Troubles for the Chiefs at set-piece - that had a familiar sound, or perhaps it was just an unpleasant flashback.
Those in and around the franchise will paint the issues as a one-off, a confluence of problems which caught up with them as they faced a blowtorch inspection from an all-All Black pack of Crusader forwards.
The late exit through illness of captain Craig Clarke, who calls the lineouts and boosts the second row scrum power with Brodie Retallick, did not help. Nor did the absence of No 8 Kane Thompson who has been dealing with a dodgy back.
The Chiefs rarely looked in the match, their attacking intent was suppressed with the squeeze coming from their rivals' pack, backed by the organisation of Andy Ellis and Daniel Carter. Yet with more patience and vision in the last minutes of the match, they could have claimed a draw.
Coach Dave Rennie nodded to the set-piece issues but did not think they were enduring.
"It is not a disaster. Our set-piece has been pretty solid all year and we play a lot of our footy off set-piece obviously, so that was disrupted. We had trouble getting things going .
"We'll have to tweak things this week against the Hurricanes.
"That is the thing at this level. You are being examined carefully and they [Crusaders] did a good job on us and we need to make some subtle adjustments if we end up playing them again."
Rennie said a bonus-point away win against the Hurricanes on Friday would clear the Chiefs for an assault on the playoffs at Waikato Stadium.
"That would do it for us but we know the Hurricanes want those points too, so it should be a hell of a game," he said.
The Chiefs had fallen well behind at 20-6 against the Crusaders but when they claimed the ball they were able to gain field position and create chances. They felt if they could hold possession they could ramp up the pressure even on such an organised side as the Crusaders and that panned out.
"When you lose as many lineouts as that [six] and a couple of key scrums, they were able to stifle our set-piece," he said. "But we could take a lot of heart from the way we hung in there and almost stole a draw at the end.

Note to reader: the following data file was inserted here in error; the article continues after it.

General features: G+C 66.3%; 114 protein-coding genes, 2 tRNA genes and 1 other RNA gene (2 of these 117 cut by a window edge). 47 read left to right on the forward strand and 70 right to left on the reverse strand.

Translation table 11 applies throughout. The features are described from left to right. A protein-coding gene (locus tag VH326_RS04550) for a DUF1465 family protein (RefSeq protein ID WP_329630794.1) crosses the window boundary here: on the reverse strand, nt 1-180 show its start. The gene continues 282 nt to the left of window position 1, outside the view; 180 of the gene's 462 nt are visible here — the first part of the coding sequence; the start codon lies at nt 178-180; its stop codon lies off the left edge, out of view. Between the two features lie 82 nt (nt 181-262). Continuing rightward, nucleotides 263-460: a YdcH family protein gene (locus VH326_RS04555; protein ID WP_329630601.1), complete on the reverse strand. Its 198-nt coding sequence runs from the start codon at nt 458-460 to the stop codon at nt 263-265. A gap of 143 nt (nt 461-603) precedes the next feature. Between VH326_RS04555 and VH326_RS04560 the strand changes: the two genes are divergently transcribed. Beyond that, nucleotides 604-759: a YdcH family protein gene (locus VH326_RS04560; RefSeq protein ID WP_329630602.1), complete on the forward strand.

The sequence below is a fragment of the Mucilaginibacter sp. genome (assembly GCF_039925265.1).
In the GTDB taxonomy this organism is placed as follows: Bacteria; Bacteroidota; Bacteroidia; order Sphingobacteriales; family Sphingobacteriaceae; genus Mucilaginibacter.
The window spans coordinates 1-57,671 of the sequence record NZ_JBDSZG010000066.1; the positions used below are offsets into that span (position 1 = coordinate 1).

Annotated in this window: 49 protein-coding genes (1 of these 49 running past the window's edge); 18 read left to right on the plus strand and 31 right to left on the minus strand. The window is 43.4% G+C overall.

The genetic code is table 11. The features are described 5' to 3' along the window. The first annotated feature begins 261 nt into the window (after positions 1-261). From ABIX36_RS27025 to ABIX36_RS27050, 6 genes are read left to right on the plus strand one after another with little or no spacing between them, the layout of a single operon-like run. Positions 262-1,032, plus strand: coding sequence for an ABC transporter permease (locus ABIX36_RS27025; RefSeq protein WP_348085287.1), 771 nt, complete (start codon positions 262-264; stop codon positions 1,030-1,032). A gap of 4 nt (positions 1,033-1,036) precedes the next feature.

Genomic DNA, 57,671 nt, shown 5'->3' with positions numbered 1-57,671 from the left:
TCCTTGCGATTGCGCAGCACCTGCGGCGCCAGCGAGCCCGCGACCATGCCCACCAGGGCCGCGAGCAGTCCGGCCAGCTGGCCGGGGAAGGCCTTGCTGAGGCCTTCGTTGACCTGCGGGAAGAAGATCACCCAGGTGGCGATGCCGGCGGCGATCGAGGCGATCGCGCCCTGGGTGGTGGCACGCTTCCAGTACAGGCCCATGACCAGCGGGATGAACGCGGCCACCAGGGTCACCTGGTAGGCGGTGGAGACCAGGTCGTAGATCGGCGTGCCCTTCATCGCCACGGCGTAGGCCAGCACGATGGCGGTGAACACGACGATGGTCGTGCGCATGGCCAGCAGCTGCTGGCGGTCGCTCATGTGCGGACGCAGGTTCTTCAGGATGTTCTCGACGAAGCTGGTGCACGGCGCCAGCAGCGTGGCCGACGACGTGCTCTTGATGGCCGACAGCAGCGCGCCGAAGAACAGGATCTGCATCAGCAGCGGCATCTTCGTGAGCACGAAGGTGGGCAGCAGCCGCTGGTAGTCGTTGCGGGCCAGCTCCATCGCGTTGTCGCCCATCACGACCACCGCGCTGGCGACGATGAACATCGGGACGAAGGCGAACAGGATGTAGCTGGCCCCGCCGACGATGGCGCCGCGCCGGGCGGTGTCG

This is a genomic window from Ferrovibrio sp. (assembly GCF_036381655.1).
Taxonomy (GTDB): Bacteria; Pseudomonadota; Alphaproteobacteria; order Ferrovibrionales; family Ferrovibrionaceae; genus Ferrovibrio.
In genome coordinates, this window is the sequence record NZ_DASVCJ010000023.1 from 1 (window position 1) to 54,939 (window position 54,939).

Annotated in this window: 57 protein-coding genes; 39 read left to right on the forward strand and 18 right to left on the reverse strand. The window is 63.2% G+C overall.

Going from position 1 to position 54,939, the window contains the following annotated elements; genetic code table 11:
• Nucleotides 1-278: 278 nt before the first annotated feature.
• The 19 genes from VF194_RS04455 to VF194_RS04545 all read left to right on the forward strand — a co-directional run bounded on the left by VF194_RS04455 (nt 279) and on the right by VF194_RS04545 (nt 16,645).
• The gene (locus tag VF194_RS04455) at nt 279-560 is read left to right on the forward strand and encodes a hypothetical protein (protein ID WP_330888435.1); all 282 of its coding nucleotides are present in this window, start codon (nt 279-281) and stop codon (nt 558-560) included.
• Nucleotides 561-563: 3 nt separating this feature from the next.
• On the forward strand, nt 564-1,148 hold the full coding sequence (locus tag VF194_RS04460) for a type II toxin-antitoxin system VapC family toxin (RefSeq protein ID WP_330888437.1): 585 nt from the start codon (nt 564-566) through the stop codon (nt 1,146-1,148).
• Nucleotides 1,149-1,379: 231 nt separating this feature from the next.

"We should have, we had number of opportunities to let the ball go."
They would get another chance to rectify the issues. The match was not the grand final and a summary would show the Crusaders had to win while the Chiefs did not play well but were not far off.
They had plans to unlock the congested Crusaders' defence but were unable to use those and needed to sort that out next time.
"But we got a point, we have a home semi and that is one box we can tick," Rennie said.
The Chiefs beat the Hurricanes 33-14 in their previous pool match in Hamilton, after returning from South Africa..
They had been able to shut down the Hurricanes' loosies and tie up possession to eliminate the sort of counter-attacking chances they devoured. They would need to once more because the Crusaders had dominated them in the set-piece and lost.
Rennie said their core game would not alter. They embraced the physical elements needed in any game and expected plenty more this week.
THE FINAL ROUND WHAT'S AT STAKE
The playoff picture became a little clearer after the weekend's games. The Highlanders were mathematically eliminated from the race despite running the Reds close in Brisbane. They finish with four points for the bye, but it will not be enough.
Secured New Zealand conference in round 16 and results in round 17 mean they are guaranteed a top-two finish, a first-round bye and a home semifinal. They need five points at Wellington to ensure they finish first overall.
Secured the South African conference with their win and with it a playoff place and a top-three finish. One point next week will secure a top-two finish. The Stormers can finish first, but need one point more than the Chiefs manage, since they will hold the tiebreak on most wins.
One point will secure Australian conference, a playoff place and a top-three finish. They need the Stormers to lose and fail to take any points to try to get into the top two.
Only a loss with no points and a Reds five-pointer can stop them winning the Australian section.
Three points will secure a playoff place. They cannot finish higher than fourth - a win against the Force will ensure that is where they end up.
Five points will secure a playoff place. They hold a narrowing differential advantage over the Sharks and both teams have an equal number of wins.
Five points will secure a playoff place. They need to match whatever the Bulls do next week and win by 18 points more to claim that tiebreaker on differential.
If they catch the Bulls or Sharks, they will have a tiebreak advantage on the most wins rule.
If they catch the Brumbies at the top of the Australian conference, the same applies. If the Reds cannot catch the Brumbies and take an automatic place, they do need one of the wildcard teams to slip up and fail to score four tries at the very least to make the playoffs.
Need at least two of the teams ahead of them in the wildcard spots to slip up, as they do not hold the tiebreak against any of them.
The Hurricanes do not have as many wins as the Reds (first tie-break) and they have an inferior differential to both the Bulls (29 points worse off) and Sharks (8 points worse off).